The year 1973 saw the release of two futuristic films making pointed commentary on the state of American food: Soylent Green, with its bleak and terrifying vision of overpopulation, scorched earth and dead oceans, and Woody Allen's Sleeper, which used sight gags and slapstick comedy to poke fun at a different kind of brave new world.
Scientist 1: This morning for breakfast he requested something called wheat germ, organic honey and tiger’s milk.
Scientist 2: [laughing] Oh, yes. Those were the charmed substances that some years ago were felt to contain life-preserving properties.
Scientist 1: [astonished] You mean there was no deep fat? No steak or cream pies or hot fudge?
Scientist 2: [shaking head gravely] Those were thought to be unhealthy, precisely the opposite of what we now know to be true.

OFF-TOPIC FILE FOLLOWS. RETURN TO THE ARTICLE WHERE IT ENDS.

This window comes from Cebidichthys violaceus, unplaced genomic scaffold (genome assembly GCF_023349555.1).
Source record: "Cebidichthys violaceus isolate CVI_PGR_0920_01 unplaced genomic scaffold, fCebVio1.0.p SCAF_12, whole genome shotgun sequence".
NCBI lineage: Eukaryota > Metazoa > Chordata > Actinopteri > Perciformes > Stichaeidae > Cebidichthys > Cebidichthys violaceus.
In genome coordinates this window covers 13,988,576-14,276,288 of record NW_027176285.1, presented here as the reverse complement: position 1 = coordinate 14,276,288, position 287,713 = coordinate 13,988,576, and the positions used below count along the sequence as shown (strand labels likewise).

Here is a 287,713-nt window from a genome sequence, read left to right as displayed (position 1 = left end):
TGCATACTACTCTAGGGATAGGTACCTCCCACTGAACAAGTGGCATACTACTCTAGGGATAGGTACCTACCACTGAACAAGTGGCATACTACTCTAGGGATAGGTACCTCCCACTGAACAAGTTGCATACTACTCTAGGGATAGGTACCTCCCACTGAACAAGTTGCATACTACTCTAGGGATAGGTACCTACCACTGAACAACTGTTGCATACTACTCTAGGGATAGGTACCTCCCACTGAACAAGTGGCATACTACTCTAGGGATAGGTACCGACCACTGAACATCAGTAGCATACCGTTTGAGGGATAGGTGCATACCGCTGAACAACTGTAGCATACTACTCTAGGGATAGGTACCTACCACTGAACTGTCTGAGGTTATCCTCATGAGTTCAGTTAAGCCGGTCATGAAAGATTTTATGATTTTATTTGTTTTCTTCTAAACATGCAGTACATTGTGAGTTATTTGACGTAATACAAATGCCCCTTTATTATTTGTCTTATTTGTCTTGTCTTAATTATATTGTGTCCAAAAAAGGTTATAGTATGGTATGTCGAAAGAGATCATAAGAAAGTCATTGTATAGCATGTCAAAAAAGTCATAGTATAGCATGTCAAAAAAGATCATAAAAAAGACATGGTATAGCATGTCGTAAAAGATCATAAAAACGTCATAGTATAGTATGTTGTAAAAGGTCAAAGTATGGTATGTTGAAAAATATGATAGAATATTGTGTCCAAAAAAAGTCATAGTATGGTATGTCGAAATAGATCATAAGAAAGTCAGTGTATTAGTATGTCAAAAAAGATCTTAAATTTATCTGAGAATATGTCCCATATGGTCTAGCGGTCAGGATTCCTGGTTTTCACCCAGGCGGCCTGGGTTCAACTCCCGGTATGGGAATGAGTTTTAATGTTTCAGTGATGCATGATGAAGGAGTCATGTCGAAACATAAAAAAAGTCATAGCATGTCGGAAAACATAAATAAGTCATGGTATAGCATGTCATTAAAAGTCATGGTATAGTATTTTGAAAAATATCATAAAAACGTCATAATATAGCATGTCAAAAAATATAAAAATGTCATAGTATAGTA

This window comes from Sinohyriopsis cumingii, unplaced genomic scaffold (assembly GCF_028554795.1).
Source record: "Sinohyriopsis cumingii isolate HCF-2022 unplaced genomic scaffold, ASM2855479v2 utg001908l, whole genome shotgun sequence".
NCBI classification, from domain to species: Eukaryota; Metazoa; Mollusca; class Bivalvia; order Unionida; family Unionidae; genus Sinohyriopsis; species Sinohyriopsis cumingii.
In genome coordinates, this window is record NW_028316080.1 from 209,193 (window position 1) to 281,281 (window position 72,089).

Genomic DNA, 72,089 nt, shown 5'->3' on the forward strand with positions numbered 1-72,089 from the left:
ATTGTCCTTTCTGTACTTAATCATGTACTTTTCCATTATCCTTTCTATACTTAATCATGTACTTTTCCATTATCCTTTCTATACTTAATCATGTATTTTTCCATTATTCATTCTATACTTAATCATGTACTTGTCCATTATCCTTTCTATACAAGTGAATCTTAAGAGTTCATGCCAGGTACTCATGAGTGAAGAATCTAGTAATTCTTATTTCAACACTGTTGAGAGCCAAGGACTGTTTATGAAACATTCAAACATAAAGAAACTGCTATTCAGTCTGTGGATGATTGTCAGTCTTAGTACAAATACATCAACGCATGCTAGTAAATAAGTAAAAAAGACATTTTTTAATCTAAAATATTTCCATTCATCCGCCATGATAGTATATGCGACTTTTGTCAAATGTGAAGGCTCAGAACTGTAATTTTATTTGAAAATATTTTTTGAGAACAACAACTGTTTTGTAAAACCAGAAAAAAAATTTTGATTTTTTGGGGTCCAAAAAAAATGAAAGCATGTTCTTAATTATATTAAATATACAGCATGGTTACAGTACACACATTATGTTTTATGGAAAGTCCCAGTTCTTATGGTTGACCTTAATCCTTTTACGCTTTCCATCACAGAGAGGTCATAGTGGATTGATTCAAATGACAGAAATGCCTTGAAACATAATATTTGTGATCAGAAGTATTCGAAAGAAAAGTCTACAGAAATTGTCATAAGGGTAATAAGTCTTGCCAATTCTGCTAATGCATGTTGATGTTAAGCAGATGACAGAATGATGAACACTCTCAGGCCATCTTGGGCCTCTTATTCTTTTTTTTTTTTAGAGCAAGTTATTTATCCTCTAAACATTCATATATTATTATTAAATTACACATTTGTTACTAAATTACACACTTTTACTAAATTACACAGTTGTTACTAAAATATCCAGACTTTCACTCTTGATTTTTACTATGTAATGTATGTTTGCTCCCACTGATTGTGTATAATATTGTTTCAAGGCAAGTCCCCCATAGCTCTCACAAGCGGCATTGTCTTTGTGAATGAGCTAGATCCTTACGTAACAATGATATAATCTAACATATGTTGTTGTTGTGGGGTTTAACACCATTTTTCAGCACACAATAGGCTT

Scientist 1: Incredible!
Because he has no traceable identity, Miles is soon enlisted by rebel factions as a spy against the totalitarian Leader who is heading up the ominous Aries Project. Along the way Miles disguises himself as a robot and does a brief stint as a butler for the vacuous and pampered poet, Luna Schlosser (Diane Keaton). In her gleaming kitchen, he prepares for a party, making an instant pudding that takes on a life of its own—an oozing monster that could give The Blob a run for its money. But one thing leads to another, and Miles and Luna find themselves on the lam, camped out in the woods, ferociously hungry. Miles sets out to snag some produce from a nearby farm.
There, in the middle of a field presided over by a giant chicken, are enormous Franken-fruits and vegetables: 12-foot bananas, bunches of celery the size of trees, tomatoes the size of beach balls.
A guard appears and Miles must defend himself any way he can: “My God!" he says. "I beat a man insensible with a strawberry!”